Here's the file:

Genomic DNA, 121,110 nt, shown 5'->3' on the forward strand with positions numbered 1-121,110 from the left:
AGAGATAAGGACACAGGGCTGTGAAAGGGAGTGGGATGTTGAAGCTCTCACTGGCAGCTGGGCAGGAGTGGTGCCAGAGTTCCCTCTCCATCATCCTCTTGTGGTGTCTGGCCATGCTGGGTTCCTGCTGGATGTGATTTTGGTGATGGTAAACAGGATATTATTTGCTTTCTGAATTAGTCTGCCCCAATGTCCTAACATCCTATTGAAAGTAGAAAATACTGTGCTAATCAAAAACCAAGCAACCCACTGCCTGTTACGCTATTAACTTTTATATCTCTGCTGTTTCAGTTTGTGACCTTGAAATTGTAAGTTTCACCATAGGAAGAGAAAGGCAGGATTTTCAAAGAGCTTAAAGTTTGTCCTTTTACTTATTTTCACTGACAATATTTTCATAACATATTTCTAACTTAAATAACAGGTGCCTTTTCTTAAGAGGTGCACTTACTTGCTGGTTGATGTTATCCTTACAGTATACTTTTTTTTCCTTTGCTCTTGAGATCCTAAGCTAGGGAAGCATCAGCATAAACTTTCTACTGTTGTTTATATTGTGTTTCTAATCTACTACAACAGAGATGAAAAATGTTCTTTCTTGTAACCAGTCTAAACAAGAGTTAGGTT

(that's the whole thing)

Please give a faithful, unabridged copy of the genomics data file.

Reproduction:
Genomic DNA, 121,110 nt, shown 5'->3' on the forward strand with positions numbered 1-121,110 from the left:
AGAGATAAGGACACAGGGCTGTGAAAGGGAGTGGGATGTTGAAGCTCTCACTGGCAGCTGGGCAGGAGTGGTGCCAGAGTTCCCTCTCCATCATCCTCTTGTGGTGTCTGGCCATGCTGGGTTCCTGCTGGATGTGATTTTGGTGATGGTAAACAGGATATTATTTGCTTTCTGAATTAGTCTGCCCCAATGTCCTAACATCCTATTGAAAGTAGAAAATACTGTGCTAATCAAAAACCAAGCAACCCACTGCCTGTTACGCTATTAACTTTTATATCTCTGCTGTTTCAGTTTGTGACCTTGAAATTGTAAGTTTCACCATAGGAAGAGAAAGGCAGGATTTTCAAAGAGCTTAAAGTTTGTCCTTTTACTTATTTTCACTGACAATATTTTCATAACATATTTCTAACTTAAATAACAGGTGCCTTTTCTTAAGAGGTGCACTTACTTGCTGGTTGATGTTATCCTTACAGTATACTTTTTTTTCCTTTGCTCTTGAGATCCTAAGCTAGGGAAGCATCAGCATAAACTTTCTACTGTTGTTTATATTGTGTTTCTAATCTACTACAACAGAGATGAAAAATGTTCTTTCTTGTAACCAGTCTAAACAAGAGTTAGGTT